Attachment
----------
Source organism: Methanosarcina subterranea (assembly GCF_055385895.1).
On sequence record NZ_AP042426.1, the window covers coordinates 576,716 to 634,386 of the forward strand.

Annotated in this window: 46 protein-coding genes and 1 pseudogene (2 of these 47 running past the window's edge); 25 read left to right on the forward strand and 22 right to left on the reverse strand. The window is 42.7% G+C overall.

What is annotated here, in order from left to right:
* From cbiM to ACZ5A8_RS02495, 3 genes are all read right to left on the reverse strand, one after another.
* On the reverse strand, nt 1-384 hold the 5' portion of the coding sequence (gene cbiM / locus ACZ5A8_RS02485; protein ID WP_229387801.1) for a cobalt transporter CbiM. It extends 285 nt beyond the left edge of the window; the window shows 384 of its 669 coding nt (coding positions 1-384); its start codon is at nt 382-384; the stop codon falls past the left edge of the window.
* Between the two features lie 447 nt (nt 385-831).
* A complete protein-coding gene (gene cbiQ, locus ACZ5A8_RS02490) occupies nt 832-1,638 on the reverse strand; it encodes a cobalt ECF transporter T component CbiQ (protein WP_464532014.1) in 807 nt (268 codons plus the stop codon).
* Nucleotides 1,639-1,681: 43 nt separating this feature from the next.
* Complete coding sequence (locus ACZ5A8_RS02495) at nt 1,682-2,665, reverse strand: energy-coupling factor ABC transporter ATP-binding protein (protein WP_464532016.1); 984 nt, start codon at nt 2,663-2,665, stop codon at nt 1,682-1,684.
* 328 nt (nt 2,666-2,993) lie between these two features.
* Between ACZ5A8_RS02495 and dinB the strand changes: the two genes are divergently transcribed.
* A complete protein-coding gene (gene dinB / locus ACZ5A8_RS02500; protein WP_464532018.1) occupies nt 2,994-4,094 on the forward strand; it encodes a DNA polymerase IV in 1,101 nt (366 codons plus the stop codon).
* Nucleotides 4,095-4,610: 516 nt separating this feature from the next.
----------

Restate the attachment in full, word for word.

Source organism: Methanosarcina subterranea (assembly GCF_055385895.1).
On sequence record NZ_AP042426.1, the window covers coordinates 576,716 to 634,386 of the forward strand.

Annotated in this window: 46 protein-coding genes and 1 pseudogene (2 of these 47 running past the window's edge); 25 read left to right on the forward strand and 22 right to left on the reverse strand. The window is 42.7% G+C overall.

What is annotated here, in order from left to right:
* From cbiM to ACZ5A8_RS02495, 3 genes are all read right to left on the reverse strand, one after another.
* On the reverse strand, nt 1-384 hold the 5' portion of the coding sequence (gene cbiM / locus ACZ5A8_RS02485; protein ID WP_229387801.1) for a cobalt transporter CbiM. It extends 285 nt beyond the left edge of the window; the window shows 384 of its 669 coding nt (coding positions 1-384); its start codon is at nt 382-384; the stop codon falls past the left edge of the window.
* Between the two features lie 447 nt (nt 385-831).
* A complete protein-coding gene (gene cbiQ, locus ACZ5A8_RS02490) occupies nt 832-1,638 on the reverse strand; it encodes a cobalt ECF transporter T component CbiQ (protein WP_464532014.1) in 807 nt (268 codons plus the stop codon).
* Nucleotides 1,639-1,681: 43 nt separating this feature from the next.
* Complete coding sequence (locus ACZ5A8_RS02495) at nt 1,682-2,665, reverse strand: energy-coupling factor ABC transporter ATP-binding protein (protein WP_464532016.1); 984 nt, start codon at nt 2,663-2,665, stop codon at nt 1,682-1,684.
* 328 nt (nt 2,666-2,993) lie between these two features.
* Between ACZ5A8_RS02495 and dinB the strand changes: the two genes are divergently transcribed.
* A complete protein-coding gene (gene dinB / locus ACZ5A8_RS02500; protein WP_464532018.1) occupies nt 2,994-4,094 on the forward strand; it encodes a DNA polymerase IV in 1,101 nt (366 codons plus the stop codon).
* Nucleotides 4,095-4,610: 516 nt separating this feature from the next.